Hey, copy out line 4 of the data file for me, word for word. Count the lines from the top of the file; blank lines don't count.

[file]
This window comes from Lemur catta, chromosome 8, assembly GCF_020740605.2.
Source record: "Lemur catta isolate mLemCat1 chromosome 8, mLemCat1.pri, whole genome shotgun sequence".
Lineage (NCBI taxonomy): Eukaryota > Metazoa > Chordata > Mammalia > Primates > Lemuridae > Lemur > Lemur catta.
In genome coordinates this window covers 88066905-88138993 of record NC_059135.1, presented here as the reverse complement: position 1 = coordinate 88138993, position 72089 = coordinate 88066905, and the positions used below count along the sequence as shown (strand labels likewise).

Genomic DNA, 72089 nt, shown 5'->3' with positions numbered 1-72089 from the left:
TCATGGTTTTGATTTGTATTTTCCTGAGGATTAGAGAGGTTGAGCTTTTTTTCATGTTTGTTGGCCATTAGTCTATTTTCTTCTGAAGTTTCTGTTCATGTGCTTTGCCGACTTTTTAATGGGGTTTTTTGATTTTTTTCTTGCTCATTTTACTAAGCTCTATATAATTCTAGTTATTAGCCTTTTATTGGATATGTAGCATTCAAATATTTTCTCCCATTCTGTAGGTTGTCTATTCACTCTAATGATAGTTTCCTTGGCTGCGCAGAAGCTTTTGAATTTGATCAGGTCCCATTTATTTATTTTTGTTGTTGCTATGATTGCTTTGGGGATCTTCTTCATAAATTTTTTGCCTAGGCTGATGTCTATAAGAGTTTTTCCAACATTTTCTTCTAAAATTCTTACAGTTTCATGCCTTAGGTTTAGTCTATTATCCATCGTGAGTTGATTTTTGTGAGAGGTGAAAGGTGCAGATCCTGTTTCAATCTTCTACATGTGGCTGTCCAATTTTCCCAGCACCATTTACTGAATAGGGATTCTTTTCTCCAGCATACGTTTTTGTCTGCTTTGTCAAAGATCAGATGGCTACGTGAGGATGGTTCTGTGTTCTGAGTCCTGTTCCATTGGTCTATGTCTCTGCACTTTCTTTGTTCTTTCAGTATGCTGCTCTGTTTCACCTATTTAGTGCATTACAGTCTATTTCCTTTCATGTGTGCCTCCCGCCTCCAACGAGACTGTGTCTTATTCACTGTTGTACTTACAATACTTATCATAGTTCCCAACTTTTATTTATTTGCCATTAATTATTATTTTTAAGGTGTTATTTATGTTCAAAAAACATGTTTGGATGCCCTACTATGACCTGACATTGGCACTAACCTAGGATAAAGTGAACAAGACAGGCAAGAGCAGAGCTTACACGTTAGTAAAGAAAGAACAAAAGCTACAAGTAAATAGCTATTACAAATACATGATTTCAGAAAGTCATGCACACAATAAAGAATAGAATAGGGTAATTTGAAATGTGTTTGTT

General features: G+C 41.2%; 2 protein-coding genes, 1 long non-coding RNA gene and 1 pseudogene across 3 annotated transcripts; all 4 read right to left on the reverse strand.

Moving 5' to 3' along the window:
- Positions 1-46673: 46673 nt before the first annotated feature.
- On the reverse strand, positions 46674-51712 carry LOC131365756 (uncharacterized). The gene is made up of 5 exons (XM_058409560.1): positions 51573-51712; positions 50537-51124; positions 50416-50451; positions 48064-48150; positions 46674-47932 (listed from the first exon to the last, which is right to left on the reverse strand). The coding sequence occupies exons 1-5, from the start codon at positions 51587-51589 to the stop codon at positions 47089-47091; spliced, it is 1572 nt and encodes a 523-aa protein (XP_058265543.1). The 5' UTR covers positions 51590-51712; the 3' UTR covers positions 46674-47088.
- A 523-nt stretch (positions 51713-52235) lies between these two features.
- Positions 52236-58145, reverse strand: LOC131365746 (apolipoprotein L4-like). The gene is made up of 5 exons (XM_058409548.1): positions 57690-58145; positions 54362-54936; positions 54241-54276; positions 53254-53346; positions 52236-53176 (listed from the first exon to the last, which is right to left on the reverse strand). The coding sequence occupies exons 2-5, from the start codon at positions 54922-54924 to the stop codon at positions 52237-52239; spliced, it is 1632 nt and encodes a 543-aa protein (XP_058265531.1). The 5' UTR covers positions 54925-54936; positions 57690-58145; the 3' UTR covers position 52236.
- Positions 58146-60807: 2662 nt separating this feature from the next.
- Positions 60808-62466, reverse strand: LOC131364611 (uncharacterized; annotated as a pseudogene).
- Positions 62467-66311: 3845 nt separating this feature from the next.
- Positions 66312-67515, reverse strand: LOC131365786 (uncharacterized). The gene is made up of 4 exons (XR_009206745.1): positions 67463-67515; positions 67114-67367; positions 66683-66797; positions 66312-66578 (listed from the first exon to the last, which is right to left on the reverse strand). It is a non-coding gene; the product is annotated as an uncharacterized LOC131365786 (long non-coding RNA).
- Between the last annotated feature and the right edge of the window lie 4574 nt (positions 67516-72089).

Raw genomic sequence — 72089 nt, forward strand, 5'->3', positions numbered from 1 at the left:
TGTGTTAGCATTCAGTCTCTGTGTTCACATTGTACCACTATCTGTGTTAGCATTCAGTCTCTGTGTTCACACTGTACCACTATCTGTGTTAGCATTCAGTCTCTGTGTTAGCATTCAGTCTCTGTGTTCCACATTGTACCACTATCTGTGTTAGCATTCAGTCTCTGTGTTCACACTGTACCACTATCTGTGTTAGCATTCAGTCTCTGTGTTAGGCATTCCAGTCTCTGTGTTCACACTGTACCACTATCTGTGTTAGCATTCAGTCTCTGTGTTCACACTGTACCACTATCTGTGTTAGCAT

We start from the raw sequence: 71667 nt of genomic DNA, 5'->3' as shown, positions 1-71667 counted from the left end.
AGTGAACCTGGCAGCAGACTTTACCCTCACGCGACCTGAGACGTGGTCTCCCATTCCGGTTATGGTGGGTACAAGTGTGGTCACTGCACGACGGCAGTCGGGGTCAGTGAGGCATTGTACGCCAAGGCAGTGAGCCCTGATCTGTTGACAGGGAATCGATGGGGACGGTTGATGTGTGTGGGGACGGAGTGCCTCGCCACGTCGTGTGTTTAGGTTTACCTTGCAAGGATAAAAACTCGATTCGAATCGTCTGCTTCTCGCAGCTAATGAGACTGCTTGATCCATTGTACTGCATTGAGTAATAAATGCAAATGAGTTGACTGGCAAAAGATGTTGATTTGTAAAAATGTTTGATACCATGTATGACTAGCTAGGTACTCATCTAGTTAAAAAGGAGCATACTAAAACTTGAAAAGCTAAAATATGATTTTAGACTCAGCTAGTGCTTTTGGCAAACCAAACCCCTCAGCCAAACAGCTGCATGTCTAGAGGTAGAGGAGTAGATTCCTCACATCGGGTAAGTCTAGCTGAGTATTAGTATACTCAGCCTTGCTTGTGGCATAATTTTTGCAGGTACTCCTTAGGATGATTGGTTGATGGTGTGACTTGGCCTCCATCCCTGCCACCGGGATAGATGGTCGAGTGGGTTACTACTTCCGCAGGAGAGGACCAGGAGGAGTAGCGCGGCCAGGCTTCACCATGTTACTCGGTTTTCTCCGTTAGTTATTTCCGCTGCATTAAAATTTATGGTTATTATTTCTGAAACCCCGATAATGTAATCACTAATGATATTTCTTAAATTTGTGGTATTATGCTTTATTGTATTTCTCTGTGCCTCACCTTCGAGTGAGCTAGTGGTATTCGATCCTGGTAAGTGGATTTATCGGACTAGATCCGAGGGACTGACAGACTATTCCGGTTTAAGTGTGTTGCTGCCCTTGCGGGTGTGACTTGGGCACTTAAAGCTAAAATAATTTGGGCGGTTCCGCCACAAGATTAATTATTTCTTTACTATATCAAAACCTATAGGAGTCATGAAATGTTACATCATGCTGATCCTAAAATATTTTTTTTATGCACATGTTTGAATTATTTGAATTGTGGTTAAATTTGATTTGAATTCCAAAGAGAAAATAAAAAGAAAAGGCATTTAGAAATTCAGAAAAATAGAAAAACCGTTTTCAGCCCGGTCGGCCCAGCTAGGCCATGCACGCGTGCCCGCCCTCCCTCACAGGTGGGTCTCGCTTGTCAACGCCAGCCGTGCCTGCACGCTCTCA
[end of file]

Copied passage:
In genome coordinates this window covers 88066905-88138993 of record NC_059135.1, presented here as the reverse complement: position 1 = coordinate 88138993, position 72089 = coordinate 88066905, and the positions used below count along the sequence as shown (strand labels likewise).